Book Review: "Ringolevio" by Emmett Grogan
5/5 - The great game of life...
This book is possibly one of the coolest and most intense autobiographies I’ve ever read. It starts off like a game and teaches you how to ‘play the game of life’. Just check out the opening of the book and see if you can resist:
“It’s a game. A game played on the streets of New York, for as long as anyone can remember. It’s called Ringolevio, and the rules are simple. There are two sides, each with the same number of players. There are no time limits, no intermissions, no substitutes and no weapons allowed. There are two jails. There is one objective. Each side tries to capture and jail the members of the other side, while maintaining the freedom of its own teammates. When everyone on one side is captured, the other team wins.” (p.3)
Throughout the book, it references parts of the game including going to real jail instead of just the one in the game. This shows us that the beginning of the book introduces the reader to a game that, in reality, represents what life is. It is playing a game, it is moving around the board called the world, it is about doing as much as you can with the small space of time you have with the people who support you without going to jail. If you do go to jail then you have to do all you can to get out, including things like bribery.
When things change in the story, the name of the game remains exactly as it was, and that is no matter how many things change. Some of the changes are building up towards the famed year of 1969 in which the game will be played with a great degree of confidence and want as a reaction towards the hippie generation’s narcissism and brand endorsement that turns revolution into a corporate object for pulling consumers. Just check out where things begin to change in context, in place and in time:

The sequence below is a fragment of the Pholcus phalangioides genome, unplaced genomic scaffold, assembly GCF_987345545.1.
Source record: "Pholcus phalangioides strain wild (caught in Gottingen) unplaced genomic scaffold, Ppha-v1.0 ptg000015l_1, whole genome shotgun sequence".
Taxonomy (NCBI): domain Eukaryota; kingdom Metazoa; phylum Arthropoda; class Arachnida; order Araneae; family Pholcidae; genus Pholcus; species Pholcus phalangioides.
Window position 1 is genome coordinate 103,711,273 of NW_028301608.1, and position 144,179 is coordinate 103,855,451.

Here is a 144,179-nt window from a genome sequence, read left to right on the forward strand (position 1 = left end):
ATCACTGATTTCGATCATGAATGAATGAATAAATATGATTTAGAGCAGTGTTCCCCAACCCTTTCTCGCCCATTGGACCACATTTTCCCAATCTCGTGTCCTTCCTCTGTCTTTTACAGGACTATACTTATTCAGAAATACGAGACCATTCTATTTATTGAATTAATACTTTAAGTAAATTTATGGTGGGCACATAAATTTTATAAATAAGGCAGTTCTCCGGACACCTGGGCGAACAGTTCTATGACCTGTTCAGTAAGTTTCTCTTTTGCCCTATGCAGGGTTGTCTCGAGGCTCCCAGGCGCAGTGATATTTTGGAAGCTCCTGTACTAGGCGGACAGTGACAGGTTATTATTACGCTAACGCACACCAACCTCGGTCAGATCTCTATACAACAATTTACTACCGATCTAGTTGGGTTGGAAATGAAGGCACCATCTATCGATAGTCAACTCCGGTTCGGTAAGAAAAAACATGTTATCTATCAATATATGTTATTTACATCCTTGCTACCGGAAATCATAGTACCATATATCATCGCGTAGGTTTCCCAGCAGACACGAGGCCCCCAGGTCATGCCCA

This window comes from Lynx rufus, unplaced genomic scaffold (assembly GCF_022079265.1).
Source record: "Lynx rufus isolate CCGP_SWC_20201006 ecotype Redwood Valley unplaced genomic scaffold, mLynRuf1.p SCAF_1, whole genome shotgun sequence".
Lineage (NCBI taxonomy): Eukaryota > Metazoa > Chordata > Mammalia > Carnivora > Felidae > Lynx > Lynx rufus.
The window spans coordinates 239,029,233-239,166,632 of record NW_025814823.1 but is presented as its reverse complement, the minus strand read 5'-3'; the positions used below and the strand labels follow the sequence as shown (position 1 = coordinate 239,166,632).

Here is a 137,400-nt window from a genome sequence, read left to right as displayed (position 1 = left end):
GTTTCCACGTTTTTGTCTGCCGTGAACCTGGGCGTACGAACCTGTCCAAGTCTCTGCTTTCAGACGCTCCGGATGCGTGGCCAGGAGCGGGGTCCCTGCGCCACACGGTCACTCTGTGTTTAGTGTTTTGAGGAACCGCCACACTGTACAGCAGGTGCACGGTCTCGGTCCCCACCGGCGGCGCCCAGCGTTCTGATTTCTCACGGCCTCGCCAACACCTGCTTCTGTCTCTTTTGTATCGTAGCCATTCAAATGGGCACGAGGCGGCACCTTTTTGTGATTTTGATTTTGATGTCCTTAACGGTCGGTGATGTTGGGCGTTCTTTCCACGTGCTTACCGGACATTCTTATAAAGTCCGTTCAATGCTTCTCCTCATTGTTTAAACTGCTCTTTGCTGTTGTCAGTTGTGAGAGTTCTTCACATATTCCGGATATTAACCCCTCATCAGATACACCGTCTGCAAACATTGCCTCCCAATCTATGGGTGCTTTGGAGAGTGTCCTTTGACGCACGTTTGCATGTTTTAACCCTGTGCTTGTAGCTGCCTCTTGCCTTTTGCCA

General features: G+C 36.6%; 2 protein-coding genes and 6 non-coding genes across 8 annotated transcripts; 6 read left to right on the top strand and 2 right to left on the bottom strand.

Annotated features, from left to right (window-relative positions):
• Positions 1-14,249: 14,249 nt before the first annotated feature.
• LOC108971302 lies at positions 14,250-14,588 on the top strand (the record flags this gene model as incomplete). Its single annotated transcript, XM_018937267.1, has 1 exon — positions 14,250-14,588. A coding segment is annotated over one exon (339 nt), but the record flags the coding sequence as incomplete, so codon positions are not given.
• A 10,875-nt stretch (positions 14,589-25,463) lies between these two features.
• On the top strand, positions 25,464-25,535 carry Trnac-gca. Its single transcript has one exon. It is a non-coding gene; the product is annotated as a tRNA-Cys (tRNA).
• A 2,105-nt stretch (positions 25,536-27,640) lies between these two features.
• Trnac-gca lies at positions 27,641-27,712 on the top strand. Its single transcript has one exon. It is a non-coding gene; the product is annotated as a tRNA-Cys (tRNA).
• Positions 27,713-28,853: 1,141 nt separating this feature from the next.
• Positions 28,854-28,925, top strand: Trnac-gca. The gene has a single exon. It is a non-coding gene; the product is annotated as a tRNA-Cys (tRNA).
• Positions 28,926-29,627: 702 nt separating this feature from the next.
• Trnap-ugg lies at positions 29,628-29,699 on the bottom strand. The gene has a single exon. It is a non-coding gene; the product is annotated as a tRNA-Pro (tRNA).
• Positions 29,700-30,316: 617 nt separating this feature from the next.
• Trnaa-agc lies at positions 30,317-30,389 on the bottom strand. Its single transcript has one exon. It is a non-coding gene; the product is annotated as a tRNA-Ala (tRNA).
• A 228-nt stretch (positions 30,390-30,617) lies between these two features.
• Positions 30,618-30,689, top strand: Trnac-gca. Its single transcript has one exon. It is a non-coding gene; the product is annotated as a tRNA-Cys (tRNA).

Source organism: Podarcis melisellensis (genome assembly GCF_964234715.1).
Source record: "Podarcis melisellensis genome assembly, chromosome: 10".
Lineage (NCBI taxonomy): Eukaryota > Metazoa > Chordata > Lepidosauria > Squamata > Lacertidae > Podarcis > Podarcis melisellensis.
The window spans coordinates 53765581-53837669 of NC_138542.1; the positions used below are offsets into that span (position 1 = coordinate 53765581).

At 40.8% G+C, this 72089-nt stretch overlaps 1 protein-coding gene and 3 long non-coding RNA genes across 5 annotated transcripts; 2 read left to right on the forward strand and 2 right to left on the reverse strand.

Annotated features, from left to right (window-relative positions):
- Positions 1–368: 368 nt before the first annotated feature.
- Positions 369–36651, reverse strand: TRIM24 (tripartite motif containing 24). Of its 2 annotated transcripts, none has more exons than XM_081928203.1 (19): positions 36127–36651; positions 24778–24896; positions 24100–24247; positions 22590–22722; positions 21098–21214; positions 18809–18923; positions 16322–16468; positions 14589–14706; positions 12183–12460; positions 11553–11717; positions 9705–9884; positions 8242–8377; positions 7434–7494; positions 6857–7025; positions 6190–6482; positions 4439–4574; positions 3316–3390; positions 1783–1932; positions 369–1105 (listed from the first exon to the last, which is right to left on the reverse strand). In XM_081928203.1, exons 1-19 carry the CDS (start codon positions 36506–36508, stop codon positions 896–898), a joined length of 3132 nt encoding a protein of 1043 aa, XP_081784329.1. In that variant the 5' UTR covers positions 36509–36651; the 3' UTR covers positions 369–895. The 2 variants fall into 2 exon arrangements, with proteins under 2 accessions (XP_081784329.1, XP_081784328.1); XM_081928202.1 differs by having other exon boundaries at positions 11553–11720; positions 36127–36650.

“It was the last Sunday in November of 1965 and his twenty-first birthday when Kenny Wisdom landed at Idlewild Airport, which had been renamed John Fitzgerald Kennedy. A lot of things had changed. Kenny’s parents had moved to a different section of Brooklyn a few years back. He took the crumpled they had written him about their change of address from his pocket and dialled their new phone number from a booth at the airport." (p.211)
Throughout the book there are other references to the game and references to the roles of specific people who are playing certain roles in the game or who “aren’t playing the role of the crowd”. There are players and there are spectators and it seems to me that this is the whole point of the book. The book’s point is to make the reader feel like the spectator in the crowd to this entire story and I love it. You see the Jesuit Priest leaving the school, you see what happens when they run off to Italy, you get the inside deal to all of their love affairs, the theft of the jewels and more. One thing that I love about this book though is the ending, where there is a small dedication to a man who changed the author’s life - Kenny Wisdom. I’m not going to tell you exactly what happens but it is one beautiful ending and makes you want to turn all the way back to the beginning and read it again. Read it again with more open eyes now that you know what the closing is. It changes your entire perspective on the book and why exactly this game is being played.
All in all, though this book is quite dense, I have to say that a lot happens and a lot actually takes place with a large cast of characters. Kenny and Emmett are the main characters who go along meeting and greeting other characters along the way. The change in years shows us exactly how time changes character and how time, however small, can make all the difference. It is both something extraordinary and something really mundane. From changing the name of the airport to calling his mother about what is for dinner, Kenny is the direct representation of the change of time and place.